Angry Birds: Freedom of the Press in Israel and Turkey

“Freedom of the press” has been a hot topic this week in Turkey and Israel. Although the conversation in each country is unique, and the tactics employed to limit media freedom varies, it is nevertheless discouraging to witness the fragility of democracy when executive power goes unchecked.

Let’s start in Israel, where former Maariv political correspondent Tal Schneider pointed out on her site “The Plog” that although Prime Minister Benjamin Netanyahu has appeared numerous times on TV in the United States, and has agreed to be interviewed by the foreign media, it has been over a year since he gave an on-the-record interview with the Israeli press.

This prompted Schneider to launch a ticker, marking the passing seconds in Netanyahu’s snub.

Netanyahu’s difficult relationship with the Israeli press is well documented. In fact, it is popular belief (and deservedly so) that Israel Hayom, a free daily newspaper that is now the country’s most widely read, was created to promote his political agenda.

Still, how can the same leader who ceaselessly references the quality of Israeli democracy neglect his own media? Even Vladimir Putin and Bashar Assad managed to cross off that box this year.

But in Turkey, Netanyahu’s cold shoulder could almost be confused as a warm embrace.

On February 7th, Mahir Zeynalov, a journalist at Today’s Zaman, was deported.  Zeynalov claims that his deportation was the result of a series of critical tweets he directed at Prime Minister Recep Tayyip Erdoğan. Posted on December 25 2013, the tweets referred to the graft scandal that has gripped the country in recent weeks.

A criminal complaint was filed by Erdoğan against the Azerbaijani national, so it should have come as no surprise to the journalist when, upon applying for an extension of his press card,  it got “lost in the mail” as the authorities moved in to deport him.

Zeynalov and his wife decided to leave on their own, preempting the arrival of the police.

The details are still surfacing, but it is clear that Zeynalov, who legally had another month of residency in Turkey and whose wife is a full citizen, must have touched a sensitive nerveNot that Erdoğan is willing to admit  this. Instead, he retorted, “They say he tweeted against me. I don’t follow twitter. I don’t have free time.”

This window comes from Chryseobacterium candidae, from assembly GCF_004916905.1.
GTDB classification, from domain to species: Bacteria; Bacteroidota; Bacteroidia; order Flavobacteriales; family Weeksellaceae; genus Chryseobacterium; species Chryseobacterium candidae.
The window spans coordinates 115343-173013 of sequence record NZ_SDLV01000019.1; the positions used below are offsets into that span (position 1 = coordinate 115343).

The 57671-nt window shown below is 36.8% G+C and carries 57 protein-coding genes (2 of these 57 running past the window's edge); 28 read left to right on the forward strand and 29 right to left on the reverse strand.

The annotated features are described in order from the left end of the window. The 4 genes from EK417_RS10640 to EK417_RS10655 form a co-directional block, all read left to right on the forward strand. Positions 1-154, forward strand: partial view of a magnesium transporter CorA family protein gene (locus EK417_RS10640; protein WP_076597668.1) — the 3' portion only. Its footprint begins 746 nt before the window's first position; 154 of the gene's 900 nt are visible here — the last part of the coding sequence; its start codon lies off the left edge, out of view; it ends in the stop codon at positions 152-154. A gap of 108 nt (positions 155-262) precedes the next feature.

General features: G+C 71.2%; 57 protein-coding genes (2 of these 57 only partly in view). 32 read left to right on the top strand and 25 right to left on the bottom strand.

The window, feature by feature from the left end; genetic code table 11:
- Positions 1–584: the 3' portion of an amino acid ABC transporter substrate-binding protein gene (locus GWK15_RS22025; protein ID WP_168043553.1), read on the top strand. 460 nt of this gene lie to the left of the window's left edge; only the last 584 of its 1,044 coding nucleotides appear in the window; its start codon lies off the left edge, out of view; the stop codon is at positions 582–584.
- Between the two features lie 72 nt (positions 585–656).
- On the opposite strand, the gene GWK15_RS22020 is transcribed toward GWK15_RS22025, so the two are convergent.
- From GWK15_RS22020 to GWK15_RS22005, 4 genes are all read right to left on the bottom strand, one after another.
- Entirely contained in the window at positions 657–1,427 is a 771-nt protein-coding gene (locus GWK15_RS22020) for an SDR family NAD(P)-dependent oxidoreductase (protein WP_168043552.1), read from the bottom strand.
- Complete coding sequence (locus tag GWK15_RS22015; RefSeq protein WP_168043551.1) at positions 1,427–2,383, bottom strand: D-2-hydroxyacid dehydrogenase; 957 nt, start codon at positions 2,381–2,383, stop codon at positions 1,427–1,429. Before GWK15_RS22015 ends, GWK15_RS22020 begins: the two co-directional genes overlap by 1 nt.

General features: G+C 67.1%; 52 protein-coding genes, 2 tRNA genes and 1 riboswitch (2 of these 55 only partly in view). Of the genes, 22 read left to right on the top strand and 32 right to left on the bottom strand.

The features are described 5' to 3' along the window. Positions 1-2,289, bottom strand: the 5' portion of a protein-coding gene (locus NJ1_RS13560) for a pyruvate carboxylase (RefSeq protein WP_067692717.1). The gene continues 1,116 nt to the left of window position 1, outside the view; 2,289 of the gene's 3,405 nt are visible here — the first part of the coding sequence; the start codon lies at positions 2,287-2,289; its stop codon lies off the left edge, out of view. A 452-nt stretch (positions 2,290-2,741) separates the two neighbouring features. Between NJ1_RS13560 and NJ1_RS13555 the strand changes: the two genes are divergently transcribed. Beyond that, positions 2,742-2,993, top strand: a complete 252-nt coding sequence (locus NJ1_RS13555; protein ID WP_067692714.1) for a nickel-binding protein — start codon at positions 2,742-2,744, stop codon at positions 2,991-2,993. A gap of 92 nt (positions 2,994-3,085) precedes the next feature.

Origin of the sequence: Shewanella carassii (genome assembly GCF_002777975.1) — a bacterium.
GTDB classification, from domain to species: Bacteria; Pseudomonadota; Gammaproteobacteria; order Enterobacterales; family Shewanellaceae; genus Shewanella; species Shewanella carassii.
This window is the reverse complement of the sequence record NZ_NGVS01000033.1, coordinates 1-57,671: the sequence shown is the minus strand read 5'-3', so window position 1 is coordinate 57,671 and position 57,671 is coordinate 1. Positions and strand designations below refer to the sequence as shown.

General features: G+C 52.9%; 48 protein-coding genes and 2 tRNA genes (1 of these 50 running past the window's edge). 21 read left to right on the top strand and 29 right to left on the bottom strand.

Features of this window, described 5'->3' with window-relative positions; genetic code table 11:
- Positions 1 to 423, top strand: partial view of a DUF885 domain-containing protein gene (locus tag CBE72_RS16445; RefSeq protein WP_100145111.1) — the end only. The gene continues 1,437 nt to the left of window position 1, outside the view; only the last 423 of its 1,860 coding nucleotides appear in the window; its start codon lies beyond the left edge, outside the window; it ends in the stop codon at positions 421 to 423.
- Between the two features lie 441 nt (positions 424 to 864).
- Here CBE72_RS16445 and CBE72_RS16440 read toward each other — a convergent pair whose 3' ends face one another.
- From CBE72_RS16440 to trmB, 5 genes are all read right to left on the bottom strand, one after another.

A colorful portrayal of Erdoğan's current frustration with social media.

A colorful portrayal of Erdoğan’s current frustration with social media.

The story does not end there. Today’s Zaman is run by followers of Fethullah Gülen, the Pennsylvania-based cleric who until recently was one of Erdoğan’s most important political allies. Much of the graft scandal has been attributed to the dispute between the two men and their supporters. Zeynalov may have simply been caught in the crossfire.

I am no fan of  Zeynalov’s political views, specifically as they relate to Israel. I even doubt his integrity as a journalist. Despite this, his deportation is reprehensible. No one in the media should feel threatened to report a story (or offer commentary on events) in a particular manner because of government pressure, no matter what the country or who the leader. In short, freedom of the press is one of the pillars of democracy and its absence or dismissal is a worrying sign.

This is not meant to be a comparative analysis: Freedom House awarded Israel a 31 out of 100 (0 being the best and 100 being the worst) as a press freedom score – a ranking Israel has more or less kept over the last decade. Turkey, on the other hand, scored a 56 and has imprisoned more journalists than any other country in the world. They are is different leagues.

That being said, heads of state who are not sufficiently challenged by an coherent opposition may centralize enough power to limit the media’s role. This is certainly the case in Turkey, where freedom of the press has often been violated. The question is whether we are witnessing similar trends in Israel.

Posted on by Gabriel in Israel, Turkey